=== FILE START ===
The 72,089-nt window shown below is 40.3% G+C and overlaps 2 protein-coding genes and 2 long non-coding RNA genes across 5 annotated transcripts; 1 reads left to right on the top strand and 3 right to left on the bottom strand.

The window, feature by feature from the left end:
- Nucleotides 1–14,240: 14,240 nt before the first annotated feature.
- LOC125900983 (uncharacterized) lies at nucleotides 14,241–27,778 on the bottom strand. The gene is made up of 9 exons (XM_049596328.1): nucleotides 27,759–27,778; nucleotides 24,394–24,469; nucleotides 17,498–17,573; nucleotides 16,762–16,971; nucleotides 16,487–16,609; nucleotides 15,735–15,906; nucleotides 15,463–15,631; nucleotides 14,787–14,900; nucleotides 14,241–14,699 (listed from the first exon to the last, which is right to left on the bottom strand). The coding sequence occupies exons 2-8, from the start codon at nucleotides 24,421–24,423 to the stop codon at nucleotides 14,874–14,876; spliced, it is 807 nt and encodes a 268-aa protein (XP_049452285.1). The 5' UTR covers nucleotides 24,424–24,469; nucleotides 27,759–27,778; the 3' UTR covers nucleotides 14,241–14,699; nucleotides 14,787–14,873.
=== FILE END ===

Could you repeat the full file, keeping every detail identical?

The 72,089-nt window shown below is 40.3% G+C and overlaps 2 protein-coding genes and 2 long non-coding RNA genes across 5 annotated transcripts; 1 reads left to right on the top strand and 3 right to left on the bottom strand.

The window, feature by feature from the left end:
- Nucleotides 1–14,240: 14,240 nt before the first annotated feature.
- LOC125900983 (uncharacterized) lies at nucleotides 14,241–27,778 on the bottom strand. The gene is made up of 9 exons (XM_049596328.1): nucleotides 27,759–27,778; nucleotides 24,394–24,469; nucleotides 17,498–17,573; nucleotides 16,762–16,971; nucleotides 16,487–16,609; nucleotides 15,735–15,906; nucleotides 15,463–15,631; nucleotides 14,787–14,900; nucleotides 14,241–14,699 (listed from the first exon to the last, which is right to left on the bottom strand). The coding sequence occupies exons 2-8, from the start codon at nucleotides 24,421–24,423 to the stop codon at nucleotides 14,874–14,876; spliced, it is 807 nt and encodes a 268-aa protein (XP_049452285.1). The 5' UTR covers nucleotides 24,424–24,469; nucleotides 27,759–27,778; the 3' UTR covers nucleotides 14,241–14,699; nucleotides 14,787–14,873.